The number of people who have died this year while attempting to cross into the United States from Mexico has increased to its highest level since 2006, US data and a report by human rights groups has said.
The increase in fatalities comes in spite of a fall in the number of people arrested while aiming to cross the border, Mexico's National Human Rights Commission (CNDH) and the American Civil Liberties Union (ACLU) said.
"Border deaths have increased despite the economic downturn, fewer migrant crossers, and a steady drop in apprehensions," their report, released on Wednesday, said.
The total number of people killed while attempting to cross the border lies between 350 and 500 a year, depending on whether figures from the US and Mexican governments are used.
The US Customs and Border Protection agency says that 416 migrants have died while attempting to cross the border illegally in 2009 so far.
That eclipsed last year's total of 390. The highest number of fatalities came in 2005, when 492 migrants died.
The increase in fatalities "signal[s] an escalating humanitarian crisis that is not going away and requires more effective governmental responses," the ACLU and the CNDH report said.
"Because of deadly practices and policies like Operation Gatekeeper, the death toll continues to rise"
Kevin Keenan, executive director, ACLU of San Diego and Imperial Counties
The human rights groups' report comes on the 15th anniversary of Operation Gatekeeper, a US border enforcement programme.
Under Gatekeeper, which was passed under US President Bill Clinton in 1994, the number of border guards has been increased and walls and fences have been erected in populated areas.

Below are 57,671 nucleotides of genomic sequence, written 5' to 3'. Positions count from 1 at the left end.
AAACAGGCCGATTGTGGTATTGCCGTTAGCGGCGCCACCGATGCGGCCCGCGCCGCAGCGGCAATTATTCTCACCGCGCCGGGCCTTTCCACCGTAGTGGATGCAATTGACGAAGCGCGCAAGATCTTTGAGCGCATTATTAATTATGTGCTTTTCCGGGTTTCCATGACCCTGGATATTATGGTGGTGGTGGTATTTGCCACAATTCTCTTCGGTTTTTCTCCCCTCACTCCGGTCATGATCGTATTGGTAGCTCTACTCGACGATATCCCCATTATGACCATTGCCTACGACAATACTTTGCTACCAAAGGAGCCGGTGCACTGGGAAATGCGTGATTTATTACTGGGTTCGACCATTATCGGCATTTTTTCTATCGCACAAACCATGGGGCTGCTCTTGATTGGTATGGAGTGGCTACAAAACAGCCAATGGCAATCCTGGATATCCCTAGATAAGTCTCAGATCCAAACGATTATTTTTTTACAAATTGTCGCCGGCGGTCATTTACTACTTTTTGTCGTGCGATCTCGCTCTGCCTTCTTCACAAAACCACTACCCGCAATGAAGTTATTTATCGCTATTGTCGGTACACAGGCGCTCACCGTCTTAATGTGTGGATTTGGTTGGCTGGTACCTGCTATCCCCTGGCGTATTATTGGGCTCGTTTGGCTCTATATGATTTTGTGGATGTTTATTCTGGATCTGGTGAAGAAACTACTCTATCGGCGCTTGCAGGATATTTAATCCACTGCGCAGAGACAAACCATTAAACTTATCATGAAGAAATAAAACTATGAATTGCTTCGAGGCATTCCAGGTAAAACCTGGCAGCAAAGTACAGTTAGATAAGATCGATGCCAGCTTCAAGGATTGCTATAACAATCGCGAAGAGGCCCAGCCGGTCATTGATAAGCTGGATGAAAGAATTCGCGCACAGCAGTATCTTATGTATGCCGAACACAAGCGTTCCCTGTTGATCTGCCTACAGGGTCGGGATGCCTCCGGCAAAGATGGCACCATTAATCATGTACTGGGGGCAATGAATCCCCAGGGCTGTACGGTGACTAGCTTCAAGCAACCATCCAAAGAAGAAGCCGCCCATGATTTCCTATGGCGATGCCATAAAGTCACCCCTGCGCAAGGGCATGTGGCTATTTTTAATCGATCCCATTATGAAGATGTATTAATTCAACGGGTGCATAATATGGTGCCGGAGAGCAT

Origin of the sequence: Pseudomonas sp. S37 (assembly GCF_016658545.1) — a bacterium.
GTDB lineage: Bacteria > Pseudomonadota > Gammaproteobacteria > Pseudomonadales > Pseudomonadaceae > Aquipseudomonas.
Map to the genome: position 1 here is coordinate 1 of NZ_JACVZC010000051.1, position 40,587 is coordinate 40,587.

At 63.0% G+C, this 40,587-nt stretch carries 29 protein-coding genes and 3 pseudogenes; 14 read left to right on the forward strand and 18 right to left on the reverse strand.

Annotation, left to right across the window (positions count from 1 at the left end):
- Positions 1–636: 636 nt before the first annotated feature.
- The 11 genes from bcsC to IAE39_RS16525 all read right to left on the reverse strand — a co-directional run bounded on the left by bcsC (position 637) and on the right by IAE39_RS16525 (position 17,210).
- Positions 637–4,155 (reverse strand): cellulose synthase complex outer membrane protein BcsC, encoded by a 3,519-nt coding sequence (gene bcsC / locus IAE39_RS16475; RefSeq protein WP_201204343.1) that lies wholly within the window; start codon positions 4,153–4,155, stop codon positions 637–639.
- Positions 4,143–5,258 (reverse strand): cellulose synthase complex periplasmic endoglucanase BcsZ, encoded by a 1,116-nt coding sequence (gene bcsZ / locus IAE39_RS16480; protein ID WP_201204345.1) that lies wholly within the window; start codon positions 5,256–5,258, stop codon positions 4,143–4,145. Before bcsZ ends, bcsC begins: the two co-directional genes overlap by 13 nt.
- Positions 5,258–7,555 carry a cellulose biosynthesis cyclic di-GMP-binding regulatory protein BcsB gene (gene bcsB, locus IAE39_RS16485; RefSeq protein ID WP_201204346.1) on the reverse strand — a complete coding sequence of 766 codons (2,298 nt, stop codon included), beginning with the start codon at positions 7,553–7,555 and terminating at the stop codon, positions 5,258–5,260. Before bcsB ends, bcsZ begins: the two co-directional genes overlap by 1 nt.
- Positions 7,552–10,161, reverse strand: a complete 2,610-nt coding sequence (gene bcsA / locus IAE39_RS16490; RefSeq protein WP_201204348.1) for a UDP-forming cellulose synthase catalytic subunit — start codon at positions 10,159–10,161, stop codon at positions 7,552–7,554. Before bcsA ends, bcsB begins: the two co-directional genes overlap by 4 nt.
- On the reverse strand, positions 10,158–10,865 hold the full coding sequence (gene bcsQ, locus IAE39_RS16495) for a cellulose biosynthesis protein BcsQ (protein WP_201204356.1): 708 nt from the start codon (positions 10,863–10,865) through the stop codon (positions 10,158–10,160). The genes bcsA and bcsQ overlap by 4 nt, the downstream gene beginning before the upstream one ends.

The policy has encouraged migrants attempting to enter the US illegally to try more dangerous routes, the ACLU and CNDH report said.
"The current policies in place on both sides of the US-Mexico border have created a humanitarian crisis that has led to the deaths of more than 5,000 people," Kevin Keenan, executive director of the ACLU of San Diego and Imperial Counties, said.
"Because of deadly practices and policies like Operation Gatekeeper, the death toll continues to rise unabated despite the decrease in unauthorised crossings due to economic factors."
The groups said that the number of people who have died during unauthorized crossings has increased "in spite of government programmes that attempt to reduce the harmful effects of border enforcement policies and strategies."
Enrique Morones, executive director of Border Angels, a volunteer group which provides help to those who run into problems while crossing the border, told Al Jazeera that migrants were taking bigger risks to cross the border due to the route of the wall and fences.
"There is a 3,000-kilometre border between San Diego and Brownsville - the southern border. Just imagine the hottest desert you have been in, being in the middle of nowhere, not knowing if you are going in the right direction, with a smuggler telling you that you will be over the border in three hours," he said.
"Three days later, you are still wandering around ... it is 130 degrees, there are wild animals, you have people that want to attack you on both sides of the border. There is no human way that you can carry enough water [to survive]."
The human rights groups said that at least 5,600 migrants have died while making unauthorised crossings into the US since Gatekeeper began, citing Mexican foreign ministry sources.
Efforts by various organisations to provide medical and humanitarian aid close to the border so that migrants can receive prompt care have faced increased "government opposition and punishment," the report said.